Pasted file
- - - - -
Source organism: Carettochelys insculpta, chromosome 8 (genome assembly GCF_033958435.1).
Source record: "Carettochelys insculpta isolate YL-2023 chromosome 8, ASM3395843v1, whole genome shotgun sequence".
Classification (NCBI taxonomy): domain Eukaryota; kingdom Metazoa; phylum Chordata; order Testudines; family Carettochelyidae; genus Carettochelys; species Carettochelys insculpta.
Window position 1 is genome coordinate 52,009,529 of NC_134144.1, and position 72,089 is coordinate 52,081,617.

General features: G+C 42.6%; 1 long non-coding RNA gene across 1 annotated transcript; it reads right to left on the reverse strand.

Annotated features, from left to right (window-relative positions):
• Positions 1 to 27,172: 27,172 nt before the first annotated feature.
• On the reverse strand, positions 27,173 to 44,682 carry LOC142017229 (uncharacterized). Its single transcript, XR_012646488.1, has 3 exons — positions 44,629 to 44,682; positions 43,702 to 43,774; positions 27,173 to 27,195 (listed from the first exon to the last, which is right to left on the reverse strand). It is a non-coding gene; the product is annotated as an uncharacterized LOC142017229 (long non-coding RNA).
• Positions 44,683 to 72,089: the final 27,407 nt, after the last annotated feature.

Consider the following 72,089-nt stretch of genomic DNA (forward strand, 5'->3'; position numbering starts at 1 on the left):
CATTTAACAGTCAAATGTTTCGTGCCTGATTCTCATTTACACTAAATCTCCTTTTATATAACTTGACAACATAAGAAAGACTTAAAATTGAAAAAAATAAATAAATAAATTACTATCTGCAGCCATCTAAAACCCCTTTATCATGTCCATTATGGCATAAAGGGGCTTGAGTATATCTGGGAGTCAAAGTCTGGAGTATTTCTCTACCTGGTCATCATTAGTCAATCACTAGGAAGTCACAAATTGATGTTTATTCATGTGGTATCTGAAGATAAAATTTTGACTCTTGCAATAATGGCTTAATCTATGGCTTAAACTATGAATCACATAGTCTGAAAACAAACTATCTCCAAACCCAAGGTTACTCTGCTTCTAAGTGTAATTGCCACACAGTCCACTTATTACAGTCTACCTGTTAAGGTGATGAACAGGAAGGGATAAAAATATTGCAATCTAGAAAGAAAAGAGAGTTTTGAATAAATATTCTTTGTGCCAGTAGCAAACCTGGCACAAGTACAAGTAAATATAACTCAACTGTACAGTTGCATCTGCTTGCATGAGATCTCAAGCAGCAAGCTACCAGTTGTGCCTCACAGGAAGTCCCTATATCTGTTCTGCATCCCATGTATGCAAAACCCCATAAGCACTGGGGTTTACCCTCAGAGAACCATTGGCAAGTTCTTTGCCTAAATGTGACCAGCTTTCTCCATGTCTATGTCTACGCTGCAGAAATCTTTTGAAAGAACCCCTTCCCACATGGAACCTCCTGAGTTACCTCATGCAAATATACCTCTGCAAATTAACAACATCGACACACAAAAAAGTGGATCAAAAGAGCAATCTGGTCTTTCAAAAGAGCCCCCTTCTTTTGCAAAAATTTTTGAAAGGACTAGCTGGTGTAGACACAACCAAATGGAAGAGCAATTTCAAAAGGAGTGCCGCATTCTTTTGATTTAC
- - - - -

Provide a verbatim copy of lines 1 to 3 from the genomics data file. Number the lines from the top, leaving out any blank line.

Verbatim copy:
Source organism: Carettochelys insculpta, chromosome 8 (genome assembly GCF_033958435.1).
Source record: "Carettochelys insculpta isolate YL-2023 chromosome 8, ASM3395843v1, whole genome shotgun sequence".
Classification (NCBI taxonomy): domain Eukaryota; kingdom Metazoa; phylum Chordata; order Testudines; family Carettochelyidae; genus Carettochelys; species Carettochelys insculpta.